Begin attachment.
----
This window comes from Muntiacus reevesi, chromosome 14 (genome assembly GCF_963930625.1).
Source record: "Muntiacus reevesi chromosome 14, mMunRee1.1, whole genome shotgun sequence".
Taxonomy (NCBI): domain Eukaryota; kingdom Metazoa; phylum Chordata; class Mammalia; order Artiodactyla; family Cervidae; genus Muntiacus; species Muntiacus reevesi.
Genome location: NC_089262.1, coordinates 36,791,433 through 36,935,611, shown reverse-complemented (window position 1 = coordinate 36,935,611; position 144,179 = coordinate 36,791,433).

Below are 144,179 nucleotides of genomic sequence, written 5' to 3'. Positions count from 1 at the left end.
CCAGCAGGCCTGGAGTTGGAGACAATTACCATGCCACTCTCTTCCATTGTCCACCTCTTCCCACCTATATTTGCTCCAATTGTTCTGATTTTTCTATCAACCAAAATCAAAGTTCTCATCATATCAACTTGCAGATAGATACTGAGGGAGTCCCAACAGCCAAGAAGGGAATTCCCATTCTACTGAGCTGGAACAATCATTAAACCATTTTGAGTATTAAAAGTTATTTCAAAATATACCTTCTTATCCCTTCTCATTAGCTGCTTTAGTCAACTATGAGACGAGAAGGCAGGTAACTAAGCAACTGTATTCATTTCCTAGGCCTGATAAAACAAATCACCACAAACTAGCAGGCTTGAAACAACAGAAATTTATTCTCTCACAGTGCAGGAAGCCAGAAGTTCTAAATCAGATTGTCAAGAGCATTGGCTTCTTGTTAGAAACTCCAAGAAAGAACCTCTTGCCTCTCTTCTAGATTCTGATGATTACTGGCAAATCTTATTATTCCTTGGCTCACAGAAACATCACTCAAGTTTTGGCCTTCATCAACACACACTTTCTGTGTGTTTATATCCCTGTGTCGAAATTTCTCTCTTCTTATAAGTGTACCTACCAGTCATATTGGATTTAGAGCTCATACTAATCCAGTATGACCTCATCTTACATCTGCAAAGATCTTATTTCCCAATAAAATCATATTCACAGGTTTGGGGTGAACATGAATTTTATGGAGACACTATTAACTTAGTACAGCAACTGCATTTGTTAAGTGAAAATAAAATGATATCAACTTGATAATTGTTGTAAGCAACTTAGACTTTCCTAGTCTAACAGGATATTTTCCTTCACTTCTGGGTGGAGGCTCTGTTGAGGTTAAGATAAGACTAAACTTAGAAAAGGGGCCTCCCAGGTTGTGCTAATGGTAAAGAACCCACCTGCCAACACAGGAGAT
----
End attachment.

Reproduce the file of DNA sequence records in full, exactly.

This window comes from Muntiacus reevesi, chromosome 14 (genome assembly GCF_963930625.1).
Source record: "Muntiacus reevesi chromosome 14, mMunRee1.1, whole genome shotgun sequence".
Taxonomy (NCBI): domain Eukaryota; kingdom Metazoa; phylum Chordata; class Mammalia; order Artiodactyla; family Cervidae; genus Muntiacus; species Muntiacus reevesi.
Genome location: NC_089262.1, coordinates 36,791,433 through 36,935,611, shown reverse-complemented (window position 1 = coordinate 36,935,611; position 144,179 = coordinate 36,791,433).

Below are 144,179 nucleotides of genomic sequence, written 5' to 3'. Positions count from 1 at the left end.
CCAGCAGGCCTGGAGTTGGAGACAATTACCATGCCACTCTCTTCCATTGTCCACCTCTTCCCACCTATATTTGCTCCAATTGTTCTGATTTTTCTATCAACCAAAATCAAAGTTCTCATCATATCAACTTGCAGATAGATACTGAGGGAGTCCCAACAGCCAAGAAGGGAATTCCCATTCTACTGAGCTGGAACAATCATTAAACCATTTTGAGTATTAAAAGTTATTTCAAAATATACCTTCTTATCCCTTCTCATTAGCTGCTTTAGTCAACTATGAGACGAGAAGGCAGGTAACTAAGCAACTGTATTCATTTCCTAGGCCTGATAAAACAAATCACCACAAACTAGCAGGCTTGAAACAACAGAAATTTATTCTCTCACAGTGCAGGAAGCCAGAAGTTCTAAATCAGATTGTCAAGAGCATTGGCTTCTTGTTAGAAACTCCAAGAAAGAACCTCTTGCCTCTCTTCTAGATTCTGATGATTACTGGCAAATCTTATTATTCCTTGGCTCACAGAAACATCACTCAAGTTTTGGCCTTCATCAACACACACTTTCTGTGTGTTTATATCCCTGTGTCGAAATTTCTCTCTTCTTATAAGTGTACCTACCAGTCATATTGGATTTAGAGCTCATACTAATCCAGTATGACCTCATCTTACATCTGCAAAGATCTTATTTCCCAATAAAATCATATTCACAGGTTTGGGGTGAACATGAATTTTATGGAGACACTATTAACTTAGTACAGCAACTGCATTTGTTAAGTGAAAATAAAATGATATCAACTTGATAATTGTTGTAAGCAACTTAGACTTTCCTAGTCTAACAGGATATTTTCCTTCACTTCTGGGTGGAGGCTCTGTTGAGGTTAAGATAAGACTAAACTTAGAAAAGGGGCCTCCCAGGTTGTGCTAATGGTAAAGAACCCACCTGCCAACACAGGAGAT